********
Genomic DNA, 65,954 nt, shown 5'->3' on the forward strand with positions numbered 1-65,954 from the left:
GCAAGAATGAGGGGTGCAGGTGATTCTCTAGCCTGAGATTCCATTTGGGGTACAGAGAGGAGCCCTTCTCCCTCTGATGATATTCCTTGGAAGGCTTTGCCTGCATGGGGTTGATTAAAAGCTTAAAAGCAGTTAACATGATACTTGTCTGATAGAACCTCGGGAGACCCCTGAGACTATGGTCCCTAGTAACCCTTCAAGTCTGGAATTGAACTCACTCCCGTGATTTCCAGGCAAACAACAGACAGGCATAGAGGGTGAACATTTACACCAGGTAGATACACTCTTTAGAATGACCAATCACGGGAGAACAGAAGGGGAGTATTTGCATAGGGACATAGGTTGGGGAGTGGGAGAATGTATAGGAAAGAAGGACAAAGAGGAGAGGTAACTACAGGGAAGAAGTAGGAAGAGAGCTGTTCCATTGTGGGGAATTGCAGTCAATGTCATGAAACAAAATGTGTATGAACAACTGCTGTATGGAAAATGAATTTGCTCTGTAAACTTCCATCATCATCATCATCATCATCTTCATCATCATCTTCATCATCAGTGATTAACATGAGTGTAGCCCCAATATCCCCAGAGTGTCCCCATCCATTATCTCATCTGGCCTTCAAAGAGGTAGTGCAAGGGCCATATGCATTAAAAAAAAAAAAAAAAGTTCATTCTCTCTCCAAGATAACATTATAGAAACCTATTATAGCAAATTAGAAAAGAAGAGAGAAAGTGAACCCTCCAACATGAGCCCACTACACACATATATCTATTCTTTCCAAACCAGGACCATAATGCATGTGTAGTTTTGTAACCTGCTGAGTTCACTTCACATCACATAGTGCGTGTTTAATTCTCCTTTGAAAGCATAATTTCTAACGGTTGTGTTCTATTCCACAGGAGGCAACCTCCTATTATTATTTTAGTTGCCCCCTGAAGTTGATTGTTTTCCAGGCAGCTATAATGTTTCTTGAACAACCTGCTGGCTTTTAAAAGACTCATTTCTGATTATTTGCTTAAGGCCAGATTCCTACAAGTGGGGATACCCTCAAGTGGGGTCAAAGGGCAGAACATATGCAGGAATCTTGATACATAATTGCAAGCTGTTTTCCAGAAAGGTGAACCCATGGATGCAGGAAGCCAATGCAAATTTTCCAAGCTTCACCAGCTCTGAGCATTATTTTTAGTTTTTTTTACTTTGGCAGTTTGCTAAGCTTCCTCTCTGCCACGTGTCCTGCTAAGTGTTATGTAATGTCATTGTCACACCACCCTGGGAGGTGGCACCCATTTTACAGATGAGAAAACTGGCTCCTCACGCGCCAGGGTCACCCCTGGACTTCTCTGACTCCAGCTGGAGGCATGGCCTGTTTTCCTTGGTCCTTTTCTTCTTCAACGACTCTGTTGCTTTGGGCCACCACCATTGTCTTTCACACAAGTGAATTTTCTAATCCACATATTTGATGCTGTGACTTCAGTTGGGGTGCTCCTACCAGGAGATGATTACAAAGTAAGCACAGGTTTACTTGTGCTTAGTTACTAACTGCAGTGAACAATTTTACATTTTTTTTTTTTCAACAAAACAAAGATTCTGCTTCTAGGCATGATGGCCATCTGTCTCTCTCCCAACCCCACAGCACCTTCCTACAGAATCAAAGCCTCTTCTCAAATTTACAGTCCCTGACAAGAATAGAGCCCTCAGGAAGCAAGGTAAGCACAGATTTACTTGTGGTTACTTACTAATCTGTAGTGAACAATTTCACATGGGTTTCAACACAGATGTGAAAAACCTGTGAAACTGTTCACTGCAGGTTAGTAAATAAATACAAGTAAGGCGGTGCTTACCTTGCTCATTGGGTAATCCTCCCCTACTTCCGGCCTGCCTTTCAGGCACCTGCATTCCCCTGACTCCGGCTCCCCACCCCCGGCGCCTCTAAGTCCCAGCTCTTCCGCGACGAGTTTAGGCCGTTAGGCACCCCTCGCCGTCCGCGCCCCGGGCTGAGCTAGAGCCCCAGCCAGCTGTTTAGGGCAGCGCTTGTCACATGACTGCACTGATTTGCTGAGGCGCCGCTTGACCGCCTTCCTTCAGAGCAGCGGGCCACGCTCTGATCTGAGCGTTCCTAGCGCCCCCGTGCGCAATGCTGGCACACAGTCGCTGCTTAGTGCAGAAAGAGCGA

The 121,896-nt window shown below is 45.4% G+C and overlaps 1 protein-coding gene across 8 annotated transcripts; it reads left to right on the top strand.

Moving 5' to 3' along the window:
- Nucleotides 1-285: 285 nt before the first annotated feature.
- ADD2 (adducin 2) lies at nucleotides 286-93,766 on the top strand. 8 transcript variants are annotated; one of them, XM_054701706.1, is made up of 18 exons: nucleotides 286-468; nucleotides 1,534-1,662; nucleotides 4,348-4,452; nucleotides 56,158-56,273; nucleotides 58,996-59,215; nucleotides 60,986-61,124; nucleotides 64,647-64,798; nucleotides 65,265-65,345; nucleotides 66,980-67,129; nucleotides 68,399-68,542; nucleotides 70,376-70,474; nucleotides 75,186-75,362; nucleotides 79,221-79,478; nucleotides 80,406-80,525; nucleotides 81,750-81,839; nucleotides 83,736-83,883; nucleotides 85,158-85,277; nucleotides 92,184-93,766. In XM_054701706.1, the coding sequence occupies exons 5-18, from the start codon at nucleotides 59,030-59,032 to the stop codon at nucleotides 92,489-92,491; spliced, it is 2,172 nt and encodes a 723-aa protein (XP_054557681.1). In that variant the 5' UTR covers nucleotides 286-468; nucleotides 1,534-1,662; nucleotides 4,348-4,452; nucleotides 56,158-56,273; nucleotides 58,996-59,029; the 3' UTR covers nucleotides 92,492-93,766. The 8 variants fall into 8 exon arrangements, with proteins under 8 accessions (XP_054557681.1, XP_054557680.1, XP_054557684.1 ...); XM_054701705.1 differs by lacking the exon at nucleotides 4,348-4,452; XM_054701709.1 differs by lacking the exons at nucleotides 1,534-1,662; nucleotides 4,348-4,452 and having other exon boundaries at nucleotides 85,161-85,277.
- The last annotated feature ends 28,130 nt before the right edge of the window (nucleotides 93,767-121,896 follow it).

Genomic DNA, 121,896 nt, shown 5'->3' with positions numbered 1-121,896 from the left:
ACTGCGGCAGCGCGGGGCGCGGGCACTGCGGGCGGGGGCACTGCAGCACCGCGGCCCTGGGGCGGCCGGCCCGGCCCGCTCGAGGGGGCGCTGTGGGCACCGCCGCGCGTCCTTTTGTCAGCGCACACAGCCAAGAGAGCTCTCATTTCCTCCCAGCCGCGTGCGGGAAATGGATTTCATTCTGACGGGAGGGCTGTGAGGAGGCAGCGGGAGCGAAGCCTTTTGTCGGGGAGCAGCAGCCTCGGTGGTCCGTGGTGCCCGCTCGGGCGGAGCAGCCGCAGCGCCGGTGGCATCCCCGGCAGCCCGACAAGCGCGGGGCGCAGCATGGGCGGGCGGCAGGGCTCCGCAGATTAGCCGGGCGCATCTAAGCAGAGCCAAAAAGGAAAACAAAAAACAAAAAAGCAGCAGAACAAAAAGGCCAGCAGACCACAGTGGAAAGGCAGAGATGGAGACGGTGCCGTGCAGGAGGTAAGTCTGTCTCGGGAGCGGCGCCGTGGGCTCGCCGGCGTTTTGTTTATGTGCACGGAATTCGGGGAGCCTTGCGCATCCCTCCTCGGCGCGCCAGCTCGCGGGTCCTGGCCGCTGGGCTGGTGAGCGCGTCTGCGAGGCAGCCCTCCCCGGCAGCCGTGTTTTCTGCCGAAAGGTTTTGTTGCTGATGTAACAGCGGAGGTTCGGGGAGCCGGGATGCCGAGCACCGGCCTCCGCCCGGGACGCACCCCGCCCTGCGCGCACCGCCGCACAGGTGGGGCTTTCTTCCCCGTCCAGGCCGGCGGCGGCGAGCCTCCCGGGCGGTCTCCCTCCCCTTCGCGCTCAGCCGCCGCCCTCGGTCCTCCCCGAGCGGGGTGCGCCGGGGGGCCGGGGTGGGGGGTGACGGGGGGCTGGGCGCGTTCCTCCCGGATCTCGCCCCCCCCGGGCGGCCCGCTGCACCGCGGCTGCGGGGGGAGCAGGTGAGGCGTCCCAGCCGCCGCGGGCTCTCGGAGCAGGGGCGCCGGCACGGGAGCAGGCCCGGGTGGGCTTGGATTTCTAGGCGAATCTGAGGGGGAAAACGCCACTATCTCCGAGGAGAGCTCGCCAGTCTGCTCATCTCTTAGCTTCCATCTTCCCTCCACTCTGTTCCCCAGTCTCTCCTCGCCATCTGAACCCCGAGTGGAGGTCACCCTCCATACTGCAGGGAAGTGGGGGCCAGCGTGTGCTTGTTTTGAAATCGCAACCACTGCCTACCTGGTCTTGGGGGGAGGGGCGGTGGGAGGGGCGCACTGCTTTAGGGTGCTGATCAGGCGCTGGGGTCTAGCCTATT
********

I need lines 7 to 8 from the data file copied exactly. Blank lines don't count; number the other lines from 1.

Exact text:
- The last annotated feature ends 28,130 nt before the right edge of the window (nucleotides 93,767-121,896 follow it).

Genomic DNA, 121,896 nt, shown 5'->3' with positions numbered 1-121,896 from the left: